White House staffers tried to forcibly remove the microphone from Acosta.

In a statement, CNN said Trump has “gone too far.”

Trump says reporter’s question on white nationalists is racist

Yamiche Alcindor, a black reporter with PBS NewsHour, asked Trump about the consequences of calling himself a “nationalist” and if the Republican party supports white nationalists. The president accused her of asking a racist question.

“Some say the Republican party is seen as supporting white nationalists,” Alcindor said.

“I don’t believe it,” Trump responded.

“What do you make of it?” she asked.

“Why do I have my highest poll numbers ever with African-Americans? Why do I have among the highest poll numbers with African-Americans? Why do I have my highest poll numbers? That’s such a racist question. Honestly, I know you have it written down, that’s a racist question,” Trump said.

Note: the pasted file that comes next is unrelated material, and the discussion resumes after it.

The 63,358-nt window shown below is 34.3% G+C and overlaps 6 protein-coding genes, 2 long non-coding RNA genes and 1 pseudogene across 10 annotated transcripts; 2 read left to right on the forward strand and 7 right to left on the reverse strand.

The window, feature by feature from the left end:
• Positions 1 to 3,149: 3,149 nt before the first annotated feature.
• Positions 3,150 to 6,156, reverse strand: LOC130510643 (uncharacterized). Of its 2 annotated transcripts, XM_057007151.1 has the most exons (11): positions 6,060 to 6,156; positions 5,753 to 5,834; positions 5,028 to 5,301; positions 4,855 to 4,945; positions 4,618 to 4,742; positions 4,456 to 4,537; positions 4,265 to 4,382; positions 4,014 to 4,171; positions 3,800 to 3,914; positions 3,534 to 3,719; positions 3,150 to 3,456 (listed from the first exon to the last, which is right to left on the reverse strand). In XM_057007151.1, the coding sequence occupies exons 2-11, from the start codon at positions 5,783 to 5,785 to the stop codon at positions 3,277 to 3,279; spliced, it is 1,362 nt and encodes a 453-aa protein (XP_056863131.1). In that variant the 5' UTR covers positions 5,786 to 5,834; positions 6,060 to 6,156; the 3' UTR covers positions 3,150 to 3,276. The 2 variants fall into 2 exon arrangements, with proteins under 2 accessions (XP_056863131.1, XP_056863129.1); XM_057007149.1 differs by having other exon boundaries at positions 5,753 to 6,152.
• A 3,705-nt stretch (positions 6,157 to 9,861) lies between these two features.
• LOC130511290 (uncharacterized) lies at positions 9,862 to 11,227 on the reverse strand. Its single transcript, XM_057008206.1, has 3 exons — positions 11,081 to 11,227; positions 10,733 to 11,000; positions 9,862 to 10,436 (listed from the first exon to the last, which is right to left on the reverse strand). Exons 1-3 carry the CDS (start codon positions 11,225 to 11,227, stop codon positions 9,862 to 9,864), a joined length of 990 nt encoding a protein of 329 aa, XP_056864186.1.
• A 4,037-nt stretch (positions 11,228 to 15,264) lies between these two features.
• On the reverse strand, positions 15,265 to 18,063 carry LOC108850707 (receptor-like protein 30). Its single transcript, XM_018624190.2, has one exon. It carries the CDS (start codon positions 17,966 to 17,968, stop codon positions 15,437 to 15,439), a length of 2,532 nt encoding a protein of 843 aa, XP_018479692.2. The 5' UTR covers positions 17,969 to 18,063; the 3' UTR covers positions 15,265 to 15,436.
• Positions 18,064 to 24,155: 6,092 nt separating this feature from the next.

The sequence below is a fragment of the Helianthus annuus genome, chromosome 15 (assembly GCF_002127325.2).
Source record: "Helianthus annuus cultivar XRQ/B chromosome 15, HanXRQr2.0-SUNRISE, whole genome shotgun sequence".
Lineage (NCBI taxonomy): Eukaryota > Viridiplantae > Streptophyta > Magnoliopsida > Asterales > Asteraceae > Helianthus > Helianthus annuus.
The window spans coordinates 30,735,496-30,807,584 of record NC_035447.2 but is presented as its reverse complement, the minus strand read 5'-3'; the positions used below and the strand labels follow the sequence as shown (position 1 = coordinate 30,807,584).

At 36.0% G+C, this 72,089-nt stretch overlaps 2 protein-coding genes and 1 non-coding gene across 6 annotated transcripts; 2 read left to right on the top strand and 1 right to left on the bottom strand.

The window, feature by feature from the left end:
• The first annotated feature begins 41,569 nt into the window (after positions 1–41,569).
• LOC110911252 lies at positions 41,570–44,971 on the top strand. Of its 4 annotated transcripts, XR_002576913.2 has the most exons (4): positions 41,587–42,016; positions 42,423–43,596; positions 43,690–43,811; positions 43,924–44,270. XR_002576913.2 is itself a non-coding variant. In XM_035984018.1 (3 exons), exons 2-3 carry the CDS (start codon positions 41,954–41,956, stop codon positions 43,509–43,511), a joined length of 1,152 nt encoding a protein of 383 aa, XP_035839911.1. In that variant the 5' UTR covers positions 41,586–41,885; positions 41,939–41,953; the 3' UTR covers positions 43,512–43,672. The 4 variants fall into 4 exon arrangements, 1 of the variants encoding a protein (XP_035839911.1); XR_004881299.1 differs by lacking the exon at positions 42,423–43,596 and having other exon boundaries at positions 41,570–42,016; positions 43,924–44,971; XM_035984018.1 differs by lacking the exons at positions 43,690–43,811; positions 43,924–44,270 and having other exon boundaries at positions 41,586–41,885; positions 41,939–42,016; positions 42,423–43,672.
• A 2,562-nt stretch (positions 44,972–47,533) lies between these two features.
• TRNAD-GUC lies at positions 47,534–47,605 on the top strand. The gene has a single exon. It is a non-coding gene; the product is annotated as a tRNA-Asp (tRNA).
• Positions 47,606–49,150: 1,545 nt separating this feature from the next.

WATCH: ‘That’s such a racist question’ — Trump slams question about white nationalists 


Trump says he can’t understand three international reporters

In three separate instances, Trump told reporters that he couldn’t understand them.

The first woman asked whether the fact that two Muslim women were elected could be a direct backlash of his policies.

9 historic firsts in the U.S. midterm elections

He replied “I don’t understand the question” and proceeded to talk about unemployment among minorities in the U.S. and the economy.

When the microphone was passed to the next reporter, Trump said he would understand him because he was from Brooklyn.

Trump also responded in kind to a Japanese reporter and a Lebanese reporter.

He also told the Japanese reporter to “Say hello to Shinzo.” (Shinzo Abe is the President of Japan.)